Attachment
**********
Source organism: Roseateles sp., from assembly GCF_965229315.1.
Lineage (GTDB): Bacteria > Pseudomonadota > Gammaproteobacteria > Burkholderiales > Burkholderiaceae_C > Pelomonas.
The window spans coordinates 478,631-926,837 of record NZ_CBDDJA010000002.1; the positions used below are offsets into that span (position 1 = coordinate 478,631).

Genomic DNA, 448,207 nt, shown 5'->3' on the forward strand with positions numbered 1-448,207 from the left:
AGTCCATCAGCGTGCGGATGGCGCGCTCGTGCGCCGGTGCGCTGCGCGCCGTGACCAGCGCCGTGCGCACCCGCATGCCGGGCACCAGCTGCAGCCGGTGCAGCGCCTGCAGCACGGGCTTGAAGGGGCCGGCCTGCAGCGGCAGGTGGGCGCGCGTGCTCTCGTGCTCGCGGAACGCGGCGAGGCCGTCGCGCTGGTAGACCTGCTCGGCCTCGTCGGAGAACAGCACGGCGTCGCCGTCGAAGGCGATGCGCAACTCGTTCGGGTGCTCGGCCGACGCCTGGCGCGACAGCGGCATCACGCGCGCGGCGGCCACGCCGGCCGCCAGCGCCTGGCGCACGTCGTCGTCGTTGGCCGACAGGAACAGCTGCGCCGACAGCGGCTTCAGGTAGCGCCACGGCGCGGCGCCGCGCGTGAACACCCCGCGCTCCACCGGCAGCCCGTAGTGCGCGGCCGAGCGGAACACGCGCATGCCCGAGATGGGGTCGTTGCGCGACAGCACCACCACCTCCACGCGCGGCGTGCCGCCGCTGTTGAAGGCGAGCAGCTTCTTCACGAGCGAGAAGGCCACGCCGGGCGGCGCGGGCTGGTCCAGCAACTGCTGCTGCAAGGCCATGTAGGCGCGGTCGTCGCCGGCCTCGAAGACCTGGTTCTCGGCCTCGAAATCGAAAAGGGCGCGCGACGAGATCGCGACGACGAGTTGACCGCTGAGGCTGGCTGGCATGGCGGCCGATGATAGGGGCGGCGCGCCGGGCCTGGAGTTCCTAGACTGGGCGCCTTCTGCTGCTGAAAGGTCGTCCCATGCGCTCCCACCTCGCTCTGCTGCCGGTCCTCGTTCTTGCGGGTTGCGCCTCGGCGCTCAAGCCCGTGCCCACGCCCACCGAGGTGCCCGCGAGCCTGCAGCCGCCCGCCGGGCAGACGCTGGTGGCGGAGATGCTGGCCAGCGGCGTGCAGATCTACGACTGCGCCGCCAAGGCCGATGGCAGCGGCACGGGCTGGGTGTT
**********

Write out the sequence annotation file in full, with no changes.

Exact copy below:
Source organism: Roseateles sp., from assembly GCF_965229315.1.
Lineage (GTDB): Bacteria > Pseudomonadota > Gammaproteobacteria > Burkholderiales > Burkholderiaceae_C > Pelomonas.
The window spans coordinates 478,631-926,837 of record NZ_CBDDJA010000002.1; the positions used below are offsets into that span (position 1 = coordinate 478,631).

Genomic DNA, 448,207 nt, shown 5'->3' on the forward strand with positions numbered 1-448,207 from the left:
AGTCCATCAGCGTGCGGATGGCGCGCTCGTGCGCCGGTGCGCTGCGCGCCGTGACCAGCGCCGTGCGCACCCGCATGCCGGGCACCAGCTGCAGCCGGTGCAGCGCCTGCAGCACGGGCTTGAAGGGGCCGGCCTGCAGCGGCAGGTGGGCGCGCGTGCTCTCGTGCTCGCGGAACGCGGCGAGGCCGTCGCGCTGGTAGACCTGCTCGGCCTCGTCGGAGAACAGCACGGCGTCGCCGTCGAAGGCGATGCGCAACTCGTTCGGGTGCTCGGCCGACGCCTGGCGCGACAGCGGCATCACGCGCGCGGCGGCCACGCCGGCCGCCAGCGCCTGGCGCACGTCGTCGTCGTTGGCCGACAGGAACAGCTGCGCCGACAGCGGCTTCAGGTAGCGCCACGGCGCGGCGCCGCGCGTGAACACCCCGCGCTCCACCGGCAGCCCGTAGTGCGCGGCCGAGCGGAACACGCGCATGCCCGAGATGGGGTCGTTGCGCGACAGCACCACCACCTCCACGCGCGGCGTGCCGCCGCTGTTGAAGGCGAGCAGCTTCTTCACGAGCGAGAAGGCCACGCCGGGCGGCGCGGGCTGGTCCAGCAACTGCTGCTGCAAGGCCATGTAGGCGCGGTCGTCGCCGGCCTCGAAGACCTGGTTCTCGGCCTCGAAATCGAAAAGGGCGCGCGACGAGATCGCGACGACGAGTTGACCGCTGAGGCTGGCTGGCATGGCGGCCGATGATAGGGGCGGCGCGCCGGGCCTGGAGTTCCTAGACTGGGCGCCTTCTGCTGCTGAAAGGTCGTCCCATGCGCTCCCACCTCGCTCTGCTGCCGGTCCTCGTTCTTGCGGGTTGCGCCTCGGCGCTCAAGCCCGTGCCCACGCCCACCGAGGTGCCCGCGAGCCTGCAGCCGCCCGCCGGGCAGACGCTGGTGGCGGAGATGCTGGCCAGCGGCGTGCAGATCTACGACTGCGCCGCCAAGGCCGATGGCAGCGGCACGGGCTGGGTGTT